Maori Authorities - Financial performance and position of Maori authorities, all industries by income
All industries: ANZSIC06 divisions A-S (excluding classes K6330, L6711, O7552, S9540, S9601, S9602, and S9603).
2012 & 2013: These figures are provisional.
In 2013 the Annual Enterprise Survey incorporated Māori authorities into the sample design for the first time. Figures prior to this are produced as experimental series.
For more information
Please refer to http://www.stats.govt.nz/browse_for_stats/people_and_communities/maori/tatauranga-umanga-maori-2015.aspx for a full list of inclusions and methodology.
Limitations of the data
Linked Employer-Employee Data (LEED) Māori authority estimates have the following limitations:
- Filled jobs are the number of jobs on the 15th of the middle month of the reference quarter, where the job relates to a person 15 years of age or over.
- Businesses currently identified as a Māori authority are assumed to have always been a Māori authority.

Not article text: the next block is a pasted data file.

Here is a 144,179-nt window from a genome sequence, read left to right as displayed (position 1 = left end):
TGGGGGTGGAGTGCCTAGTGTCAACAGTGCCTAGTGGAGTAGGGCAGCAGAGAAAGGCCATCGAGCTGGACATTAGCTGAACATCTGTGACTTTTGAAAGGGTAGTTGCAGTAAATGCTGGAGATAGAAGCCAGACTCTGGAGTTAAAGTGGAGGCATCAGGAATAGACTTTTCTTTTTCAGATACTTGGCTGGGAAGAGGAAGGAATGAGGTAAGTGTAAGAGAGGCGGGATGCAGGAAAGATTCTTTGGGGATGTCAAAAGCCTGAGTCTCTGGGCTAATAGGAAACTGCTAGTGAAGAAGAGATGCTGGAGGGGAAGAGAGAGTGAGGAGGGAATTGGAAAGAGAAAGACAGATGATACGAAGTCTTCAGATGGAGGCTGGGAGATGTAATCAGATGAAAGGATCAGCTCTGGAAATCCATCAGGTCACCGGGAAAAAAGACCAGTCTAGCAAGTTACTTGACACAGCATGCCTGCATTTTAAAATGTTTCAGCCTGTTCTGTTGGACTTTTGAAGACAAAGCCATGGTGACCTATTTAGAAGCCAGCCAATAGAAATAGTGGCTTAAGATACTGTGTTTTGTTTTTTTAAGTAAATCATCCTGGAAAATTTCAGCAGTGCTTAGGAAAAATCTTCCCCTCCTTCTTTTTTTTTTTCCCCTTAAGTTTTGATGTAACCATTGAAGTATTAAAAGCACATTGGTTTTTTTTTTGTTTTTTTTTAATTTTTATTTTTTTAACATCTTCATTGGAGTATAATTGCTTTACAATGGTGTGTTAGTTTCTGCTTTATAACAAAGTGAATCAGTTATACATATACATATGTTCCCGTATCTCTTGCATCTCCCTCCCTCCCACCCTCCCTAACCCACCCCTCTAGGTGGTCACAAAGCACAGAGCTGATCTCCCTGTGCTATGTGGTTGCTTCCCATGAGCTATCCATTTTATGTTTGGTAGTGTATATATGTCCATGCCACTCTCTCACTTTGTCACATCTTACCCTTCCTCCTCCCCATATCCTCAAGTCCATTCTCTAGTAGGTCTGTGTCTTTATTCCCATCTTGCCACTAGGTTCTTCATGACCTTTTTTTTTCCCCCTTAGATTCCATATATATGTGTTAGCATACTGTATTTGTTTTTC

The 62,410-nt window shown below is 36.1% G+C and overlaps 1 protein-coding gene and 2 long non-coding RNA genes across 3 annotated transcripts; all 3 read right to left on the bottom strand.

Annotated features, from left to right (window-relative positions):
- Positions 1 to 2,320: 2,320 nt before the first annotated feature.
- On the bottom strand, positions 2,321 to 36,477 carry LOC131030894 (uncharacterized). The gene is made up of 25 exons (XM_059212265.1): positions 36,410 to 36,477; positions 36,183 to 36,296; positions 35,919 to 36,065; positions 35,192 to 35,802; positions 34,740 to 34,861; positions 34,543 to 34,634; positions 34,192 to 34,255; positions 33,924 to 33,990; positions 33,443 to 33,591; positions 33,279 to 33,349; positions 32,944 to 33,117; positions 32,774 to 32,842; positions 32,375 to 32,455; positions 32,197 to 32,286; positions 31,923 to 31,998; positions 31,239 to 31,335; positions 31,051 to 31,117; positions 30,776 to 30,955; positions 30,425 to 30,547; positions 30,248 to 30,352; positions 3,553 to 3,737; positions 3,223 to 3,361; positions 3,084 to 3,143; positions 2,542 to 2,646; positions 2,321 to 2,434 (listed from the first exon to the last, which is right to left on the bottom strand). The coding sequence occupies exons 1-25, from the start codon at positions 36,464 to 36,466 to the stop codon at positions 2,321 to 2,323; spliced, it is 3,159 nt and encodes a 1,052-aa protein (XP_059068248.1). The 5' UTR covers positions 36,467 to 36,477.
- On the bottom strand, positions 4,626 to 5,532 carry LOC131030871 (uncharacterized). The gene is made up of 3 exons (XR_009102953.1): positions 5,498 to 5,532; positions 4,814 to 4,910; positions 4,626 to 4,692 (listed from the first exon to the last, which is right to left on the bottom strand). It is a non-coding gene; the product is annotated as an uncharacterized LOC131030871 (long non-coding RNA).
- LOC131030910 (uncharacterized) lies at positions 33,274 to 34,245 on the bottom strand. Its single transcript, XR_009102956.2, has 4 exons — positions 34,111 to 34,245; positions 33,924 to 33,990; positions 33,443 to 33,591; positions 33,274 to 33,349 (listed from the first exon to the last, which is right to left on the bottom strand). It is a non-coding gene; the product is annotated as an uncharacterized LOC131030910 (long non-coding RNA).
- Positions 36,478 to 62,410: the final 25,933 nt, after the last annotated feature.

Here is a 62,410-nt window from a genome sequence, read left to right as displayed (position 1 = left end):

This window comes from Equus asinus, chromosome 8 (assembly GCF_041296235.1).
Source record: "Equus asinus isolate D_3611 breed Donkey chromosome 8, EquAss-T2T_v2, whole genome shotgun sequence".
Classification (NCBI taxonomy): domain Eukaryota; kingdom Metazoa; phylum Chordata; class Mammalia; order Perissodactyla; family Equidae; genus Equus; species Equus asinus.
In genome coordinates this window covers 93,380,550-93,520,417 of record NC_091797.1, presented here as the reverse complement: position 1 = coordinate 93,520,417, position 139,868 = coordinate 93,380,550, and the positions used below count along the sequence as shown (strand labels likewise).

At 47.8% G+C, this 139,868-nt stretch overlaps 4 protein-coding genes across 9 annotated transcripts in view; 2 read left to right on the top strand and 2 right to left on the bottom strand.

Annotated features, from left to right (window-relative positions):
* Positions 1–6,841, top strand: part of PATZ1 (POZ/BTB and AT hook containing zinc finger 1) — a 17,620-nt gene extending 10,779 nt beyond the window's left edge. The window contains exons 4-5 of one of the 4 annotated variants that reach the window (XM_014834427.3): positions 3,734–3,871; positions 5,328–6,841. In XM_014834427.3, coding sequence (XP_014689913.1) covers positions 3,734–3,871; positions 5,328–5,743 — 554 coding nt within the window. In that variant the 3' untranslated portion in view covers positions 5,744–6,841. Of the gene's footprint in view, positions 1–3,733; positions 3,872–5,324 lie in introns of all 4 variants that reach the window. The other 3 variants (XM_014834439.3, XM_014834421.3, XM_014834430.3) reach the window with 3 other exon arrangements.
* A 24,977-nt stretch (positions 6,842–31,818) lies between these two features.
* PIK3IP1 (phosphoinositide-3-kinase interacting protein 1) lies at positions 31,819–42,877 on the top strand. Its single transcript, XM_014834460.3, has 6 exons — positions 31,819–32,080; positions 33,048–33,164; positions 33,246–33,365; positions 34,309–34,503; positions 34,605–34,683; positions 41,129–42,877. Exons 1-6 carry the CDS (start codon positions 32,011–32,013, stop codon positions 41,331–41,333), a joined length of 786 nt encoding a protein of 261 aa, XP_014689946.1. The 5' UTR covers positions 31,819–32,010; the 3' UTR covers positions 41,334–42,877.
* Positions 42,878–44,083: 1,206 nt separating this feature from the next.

- Information below ‘total all industry’ level results are not published for some industries, due to confidentiality.
- Information below ‘total all region’ level results in many regions in the South Island not being published, due to confidentiality.
Data provided by
Tatauranga Umanga Maori 2015
How to find the data
At URL provided, select 'Tatauranga Umanga Māori 2015 – tables' from the box to the right of the page
Import & extraction details
File as imported: Tatauranga Umanga Maori 2015
From the dataset Tatauranga Umanga Maori 2015, this data was extracted:
- Sheet: Table 3
- Provided: 57 data points
Dataset originally released on:
June 19, 2015
About this dataset
Māori economic development is an important driver of New Zealand’s economy. Within the economy Māori businesses include Māori authorities, small- and medium enterprises, and Māori-in-business (self-employed).
Tatauranga Umanga Māori 2015 provides a range of statistics on a subset of Māori businesses that contribute to our country’s economy – Māori authorities. These updated statistics illustrate the importance of Māori authorities to the economy, and that they have grown and diversified at the same time as they’ve strengthened their existing connection with the land and the sea.